Pearce investigates how metabolism is tailored to immune cell function.
Growing up on the North Fork of Long Island, NY, there were few encounters with the world of science for a young Erika Pearce. But she remembers as a 4 yr old the set of Collier’s encyclopedias her parents owned and was fascinated with the transparent acetate drawings of a frog, an engine, and her favorite one that revealed the basics of human anatomy. A self-revising reference book seems an apt analogy for science and Pearce also remembers “being absolutely fascinated by lifting the layers and seeing what was beneath the next. What I realized later was that science for me now is the same as it was then. We are all just trying to figure out what lies beneath. I still find it extremely exciting when pieces of data fit together to tell us something new.”
Pearce’s excitement for scientific discovery propelled her through graduate and postdoctoral projects identifying the role of a key transcription factor for CD8 T cell effector functions and the metabolic reprogramming important for memory T cell development. With the aim of understanding the metabolic processes that fuel the generation of T cell effector responses and longer term immunological memory more broadly, Pearce embarked on an independent research career in 2009 at the Trudeau Institute in Saranac Lake, NY. After several subsequent years at the Washington University School of Medicine in St. Louis, MO, Pearce was appointed director at the Max Planck Institute of Immunobiology and Epigenetics in Freiburg, Germany, and head of their new immunometabolism department in late 2015. We contacted Pearce to discover more about her journey.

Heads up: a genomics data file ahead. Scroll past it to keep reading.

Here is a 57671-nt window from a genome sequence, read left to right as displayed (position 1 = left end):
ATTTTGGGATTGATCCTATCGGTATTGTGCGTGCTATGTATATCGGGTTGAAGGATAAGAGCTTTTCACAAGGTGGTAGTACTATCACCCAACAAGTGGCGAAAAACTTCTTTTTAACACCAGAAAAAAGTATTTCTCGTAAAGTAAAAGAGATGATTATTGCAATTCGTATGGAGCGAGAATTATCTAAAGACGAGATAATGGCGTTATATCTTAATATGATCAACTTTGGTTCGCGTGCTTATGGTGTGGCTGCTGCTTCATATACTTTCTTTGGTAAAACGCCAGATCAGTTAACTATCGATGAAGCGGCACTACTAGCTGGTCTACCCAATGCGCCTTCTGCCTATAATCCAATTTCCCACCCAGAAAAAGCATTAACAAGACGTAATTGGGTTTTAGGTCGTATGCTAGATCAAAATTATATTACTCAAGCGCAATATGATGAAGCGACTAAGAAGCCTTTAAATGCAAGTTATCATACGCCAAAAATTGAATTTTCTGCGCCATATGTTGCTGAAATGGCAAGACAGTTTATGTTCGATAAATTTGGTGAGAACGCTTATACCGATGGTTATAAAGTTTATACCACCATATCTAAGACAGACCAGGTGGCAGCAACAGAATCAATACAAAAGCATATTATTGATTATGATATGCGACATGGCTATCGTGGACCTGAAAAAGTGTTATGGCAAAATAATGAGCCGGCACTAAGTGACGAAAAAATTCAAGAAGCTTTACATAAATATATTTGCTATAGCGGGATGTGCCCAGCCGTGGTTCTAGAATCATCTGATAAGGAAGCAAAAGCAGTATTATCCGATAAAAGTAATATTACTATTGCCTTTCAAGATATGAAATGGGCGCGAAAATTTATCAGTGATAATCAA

Where and with whom have you studied?
I studied biology at Cornell University in Ithaca, NY. This was a life-changing experience for me as I was the first in my family to go to college. When I was young my only exposure to science and medicine was either through books or when I went to see a doctor. I never realized what it meant to be a scientist. So naturally, as a child, I wanted to be a physician. However, once I arrived at Cornell and was exposed to a world of research, I wanted to be part of it. My degree was in microbiology, with an emphasis on nonpathogenic microbial organisms, but a series of immunology courses I took during the last year of my program obviously had a great influence. After graduation, I worked as a technician in an immunology laboratory for three years and then in 2001 enrolled in graduate school at the University of Pennsylvania. While there I trained with Steve Reiner and Hao Shen and obtained my PhD in cell and molecular biology in 2005. In 2006 I began my postdoc with Yongwon Choi, also at the University of Pennsylvania.
“My studies pointed to a strong effect of metabolism on memory T cell development and I found this incredibly interesting.”
What initially drew you to study T cell metabolism?